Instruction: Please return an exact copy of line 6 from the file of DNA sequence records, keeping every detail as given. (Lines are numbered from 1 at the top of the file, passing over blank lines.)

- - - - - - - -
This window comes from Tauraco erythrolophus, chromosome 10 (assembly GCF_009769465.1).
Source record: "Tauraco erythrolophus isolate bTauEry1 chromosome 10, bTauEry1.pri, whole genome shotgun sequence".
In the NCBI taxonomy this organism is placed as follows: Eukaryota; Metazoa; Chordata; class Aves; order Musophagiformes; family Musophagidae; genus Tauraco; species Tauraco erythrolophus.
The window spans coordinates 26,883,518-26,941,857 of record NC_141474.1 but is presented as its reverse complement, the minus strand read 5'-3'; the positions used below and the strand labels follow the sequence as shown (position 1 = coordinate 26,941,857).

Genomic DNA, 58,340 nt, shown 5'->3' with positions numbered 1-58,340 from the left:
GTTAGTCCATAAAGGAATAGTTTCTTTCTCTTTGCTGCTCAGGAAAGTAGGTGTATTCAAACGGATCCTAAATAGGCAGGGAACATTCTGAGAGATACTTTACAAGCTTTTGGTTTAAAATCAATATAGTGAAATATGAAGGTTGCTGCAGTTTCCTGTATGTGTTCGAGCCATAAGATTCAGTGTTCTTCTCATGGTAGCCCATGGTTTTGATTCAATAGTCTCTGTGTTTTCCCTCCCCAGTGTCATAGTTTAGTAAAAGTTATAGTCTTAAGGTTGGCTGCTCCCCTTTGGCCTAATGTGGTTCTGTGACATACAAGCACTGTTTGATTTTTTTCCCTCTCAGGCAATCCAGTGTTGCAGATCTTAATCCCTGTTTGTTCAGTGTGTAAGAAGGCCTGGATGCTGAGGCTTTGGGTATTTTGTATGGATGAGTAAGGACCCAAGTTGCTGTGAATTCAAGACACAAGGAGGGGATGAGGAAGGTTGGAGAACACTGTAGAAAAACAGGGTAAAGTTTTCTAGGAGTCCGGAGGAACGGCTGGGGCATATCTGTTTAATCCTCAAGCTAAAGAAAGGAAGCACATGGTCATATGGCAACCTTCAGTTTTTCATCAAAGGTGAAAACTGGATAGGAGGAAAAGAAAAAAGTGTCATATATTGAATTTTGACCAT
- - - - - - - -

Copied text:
GTTAGTCCATAAAGGAATAGTTTCTTTCTCTTTGCTGCTCAGGAAAGTAGGTGTATTCAAACGGATCCTAAATAGGCAGGGAACATTCTGAGAGATACTTTACAAGCTTTTGGTTTAAAATCAATATAGTGAAATATGAAGGTTGCTGCAGTTTCCTGTATGTGTTCGAGCCATAAGATTCAGTGTTCTTCTCATGGTAGCCCATGGTTTTGATTCAATAGTCTCTGTGTTTTCCCTCCCCAGTGTCATAGTTTAGTAAAAGTTATAGTCTTAAGGTTGGCTGCTCCCCTTTGGCCTAATGTGGTTCTGTGACATACAAGCACTGTTTGATTTTTTTCCCTCTCAGGCAATCCAGTGTTGCAGATCTTAATCCCTGTTTGTTCAGTGTGTAAGAAGGCCTGGATGCTGAGGCTTTGGGTATTTTGTATGGATGAGTAAGGACCCAAGTTGCTGTGAATTCAAGACACAAGGAGGGGATGAGGAAGGTTGGAGAACACTGTAGAAAAACAGGGTAAAGTTTTCTAGGAGTCCGGAGGAACGGCTGGGGCATATCTGTTTAATCCTCAAGCTAAAGAAAGGAAGCACATGGTCATATGGCAACCTTCAGTTTTTCATCAAAGGTGAAAACTGGATAGGAGGAAAAGAAAAAAGTGTCATATATTGAATTTTGACCAT